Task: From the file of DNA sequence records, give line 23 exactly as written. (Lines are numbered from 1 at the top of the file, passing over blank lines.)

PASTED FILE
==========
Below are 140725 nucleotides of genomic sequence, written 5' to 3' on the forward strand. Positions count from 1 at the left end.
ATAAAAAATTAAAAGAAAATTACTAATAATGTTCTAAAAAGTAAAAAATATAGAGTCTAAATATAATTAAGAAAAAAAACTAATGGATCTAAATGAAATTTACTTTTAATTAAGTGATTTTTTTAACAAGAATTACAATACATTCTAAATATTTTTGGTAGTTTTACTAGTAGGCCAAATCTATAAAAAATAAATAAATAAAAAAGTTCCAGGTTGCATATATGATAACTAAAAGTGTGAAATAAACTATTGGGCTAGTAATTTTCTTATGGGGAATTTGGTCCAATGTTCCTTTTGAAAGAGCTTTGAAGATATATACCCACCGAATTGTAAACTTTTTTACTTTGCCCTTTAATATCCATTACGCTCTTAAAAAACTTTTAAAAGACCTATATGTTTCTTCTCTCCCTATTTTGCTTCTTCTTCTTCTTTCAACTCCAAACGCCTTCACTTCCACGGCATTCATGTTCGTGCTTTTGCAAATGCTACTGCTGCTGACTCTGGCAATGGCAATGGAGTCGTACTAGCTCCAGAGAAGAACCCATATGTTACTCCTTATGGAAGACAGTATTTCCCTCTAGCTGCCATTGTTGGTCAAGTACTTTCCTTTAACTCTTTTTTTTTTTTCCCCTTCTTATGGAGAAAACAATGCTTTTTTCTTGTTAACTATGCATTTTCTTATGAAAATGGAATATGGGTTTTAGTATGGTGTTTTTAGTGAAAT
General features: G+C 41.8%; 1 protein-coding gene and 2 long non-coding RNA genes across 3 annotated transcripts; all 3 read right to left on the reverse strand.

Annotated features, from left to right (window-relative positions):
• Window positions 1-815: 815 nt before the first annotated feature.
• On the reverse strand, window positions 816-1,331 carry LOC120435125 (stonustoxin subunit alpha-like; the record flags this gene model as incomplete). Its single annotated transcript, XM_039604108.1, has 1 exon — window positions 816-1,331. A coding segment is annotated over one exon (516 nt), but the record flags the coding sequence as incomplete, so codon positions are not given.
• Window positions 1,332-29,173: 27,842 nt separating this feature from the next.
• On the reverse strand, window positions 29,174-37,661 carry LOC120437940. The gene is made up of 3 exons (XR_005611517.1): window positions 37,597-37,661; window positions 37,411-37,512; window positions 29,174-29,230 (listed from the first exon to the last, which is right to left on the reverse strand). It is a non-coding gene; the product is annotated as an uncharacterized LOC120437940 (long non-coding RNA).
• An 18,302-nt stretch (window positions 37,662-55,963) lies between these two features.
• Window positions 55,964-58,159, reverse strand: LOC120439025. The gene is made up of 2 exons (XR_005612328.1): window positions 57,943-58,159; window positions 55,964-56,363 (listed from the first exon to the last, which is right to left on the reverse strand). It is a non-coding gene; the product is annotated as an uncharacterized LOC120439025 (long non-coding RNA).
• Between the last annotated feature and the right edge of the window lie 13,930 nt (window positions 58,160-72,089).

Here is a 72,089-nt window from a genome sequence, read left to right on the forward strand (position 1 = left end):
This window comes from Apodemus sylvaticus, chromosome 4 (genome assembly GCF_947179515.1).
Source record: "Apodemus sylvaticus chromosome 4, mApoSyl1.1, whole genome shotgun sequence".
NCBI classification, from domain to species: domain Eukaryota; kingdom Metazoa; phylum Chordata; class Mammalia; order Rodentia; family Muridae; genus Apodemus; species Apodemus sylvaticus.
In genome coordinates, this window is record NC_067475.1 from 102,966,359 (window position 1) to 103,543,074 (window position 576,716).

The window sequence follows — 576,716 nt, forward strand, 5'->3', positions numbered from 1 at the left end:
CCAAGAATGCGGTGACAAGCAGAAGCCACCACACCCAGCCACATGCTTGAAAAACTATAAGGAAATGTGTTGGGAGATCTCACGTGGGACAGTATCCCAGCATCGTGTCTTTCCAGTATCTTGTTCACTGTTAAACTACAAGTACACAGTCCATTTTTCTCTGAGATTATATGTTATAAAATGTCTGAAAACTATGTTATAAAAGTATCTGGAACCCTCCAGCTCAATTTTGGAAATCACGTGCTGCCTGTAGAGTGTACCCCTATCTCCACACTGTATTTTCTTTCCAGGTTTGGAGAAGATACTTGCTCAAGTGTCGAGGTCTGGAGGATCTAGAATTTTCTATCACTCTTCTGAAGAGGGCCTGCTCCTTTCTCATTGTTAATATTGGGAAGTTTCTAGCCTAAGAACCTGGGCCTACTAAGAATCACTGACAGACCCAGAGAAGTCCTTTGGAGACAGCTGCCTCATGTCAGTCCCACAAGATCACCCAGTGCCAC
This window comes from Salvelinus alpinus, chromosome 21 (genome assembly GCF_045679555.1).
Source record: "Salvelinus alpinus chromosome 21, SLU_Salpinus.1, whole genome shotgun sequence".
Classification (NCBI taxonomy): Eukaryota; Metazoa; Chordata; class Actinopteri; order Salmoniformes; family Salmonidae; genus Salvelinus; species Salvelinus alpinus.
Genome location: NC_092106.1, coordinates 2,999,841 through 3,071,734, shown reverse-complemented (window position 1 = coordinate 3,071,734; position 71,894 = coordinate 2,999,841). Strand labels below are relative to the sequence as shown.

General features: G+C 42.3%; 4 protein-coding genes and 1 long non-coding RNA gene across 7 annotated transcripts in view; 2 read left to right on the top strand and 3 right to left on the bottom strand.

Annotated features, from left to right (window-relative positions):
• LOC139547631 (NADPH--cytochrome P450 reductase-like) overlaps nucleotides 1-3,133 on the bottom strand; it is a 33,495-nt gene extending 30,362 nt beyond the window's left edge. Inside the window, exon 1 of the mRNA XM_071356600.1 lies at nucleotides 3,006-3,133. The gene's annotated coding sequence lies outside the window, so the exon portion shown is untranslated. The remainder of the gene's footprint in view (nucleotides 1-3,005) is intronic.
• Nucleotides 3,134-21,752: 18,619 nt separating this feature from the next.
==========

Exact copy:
General features: G+C 42.3%; 4 protein-coding genes and 1 long non-coding RNA gene across 7 annotated transcripts in view; 2 read left to right on the top strand and 3 right to left on the bottom strand.